• March 28, 2019

6 Non-Financial Ways to Motivate Salespeople

6 Non-Financial Ways to Motivate Salespeople

For most salespeople, financial rewards alone are not enough. They are, of course, very important, especially in sales where many people go into the profession for the financial upside. But everybody knows that you can work in a job that pays extremely well and still be miserable.

So what are some of the things that can motivate salespeople just as much as financial rewards do? We’ve put together a list of the six best, non-financial motivators that have proven to be effective. So if you’re looking to add other incentives into the mix in addition to what is hopefully a competitive pay plan, here are some great ideas:

Another way to motivate your salespeople is to get them some great sales tools, including Spiro’s Proactive Relationship Management Platform!

1. Recognition

This might be the most obvious example, but you should always make an effort to recognize hard work, achievement, and anything else that you deem a positive contribution to your organization. Recognition is a great way for you to increase the pride that your salespeople take in their work and to provide them with something to strive for.

Consider adding not only annual, but monthly, weekly, or daily moments of recognition for your sales team. Focus on things that are important and can be tracked like numbers, but don’t forget to recognize the intangibles that some people can bring to the table. Things like teamwork, going above and beyond what somebody is asked to do, and sacrifice are all important things that you should make an effort to show your sales team that you appreciate.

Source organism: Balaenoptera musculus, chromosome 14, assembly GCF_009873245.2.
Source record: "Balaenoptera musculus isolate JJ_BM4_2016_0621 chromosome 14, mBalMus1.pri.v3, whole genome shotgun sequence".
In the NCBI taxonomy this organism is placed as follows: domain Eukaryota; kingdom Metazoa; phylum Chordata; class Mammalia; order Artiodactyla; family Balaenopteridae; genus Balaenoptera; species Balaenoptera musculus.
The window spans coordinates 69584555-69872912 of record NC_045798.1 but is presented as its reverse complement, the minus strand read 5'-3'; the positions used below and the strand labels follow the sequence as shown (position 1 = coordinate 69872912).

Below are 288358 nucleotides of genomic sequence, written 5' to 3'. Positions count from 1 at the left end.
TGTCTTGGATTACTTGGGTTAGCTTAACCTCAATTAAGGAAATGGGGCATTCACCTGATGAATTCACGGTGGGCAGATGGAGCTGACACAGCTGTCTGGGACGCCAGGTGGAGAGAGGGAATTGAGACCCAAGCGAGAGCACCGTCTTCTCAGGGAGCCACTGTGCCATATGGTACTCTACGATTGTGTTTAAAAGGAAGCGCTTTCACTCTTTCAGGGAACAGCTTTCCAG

2. Professional development

Not every organization invests in their salespeople’s professional development above and beyond training for their position, and some don’t even provide that. But professional development can also serve as an excellent motivator for salespeople who are serious about their career. There are some companies that are known for their development programs and salespeople flock there because they know that after a stint, they can pretty much write their own ticket for where they work after.

But don’t only focus on development that will strictly benefit the company’s bottom line. Even if there’s no direct link between what kind of programs and support you’re offering your team and how much more money you’ll make in revenue, there’s lots of value in the goodwill you will get from your employees if they know that you’re willing to invest in them, including morale and higher retention rates.

3. More flexibility

This usually already happens in most competently-run sales workplaces. If you’re a top producer or you’re constantly meeting and exceeding goals, then you tend to have more flexibility. This can mean a more flexible work schedule, perhaps the ability to work from remotely or based on some other type of arrangement, but it can also mean more flexibility in other ways, all depending on your workplace structure.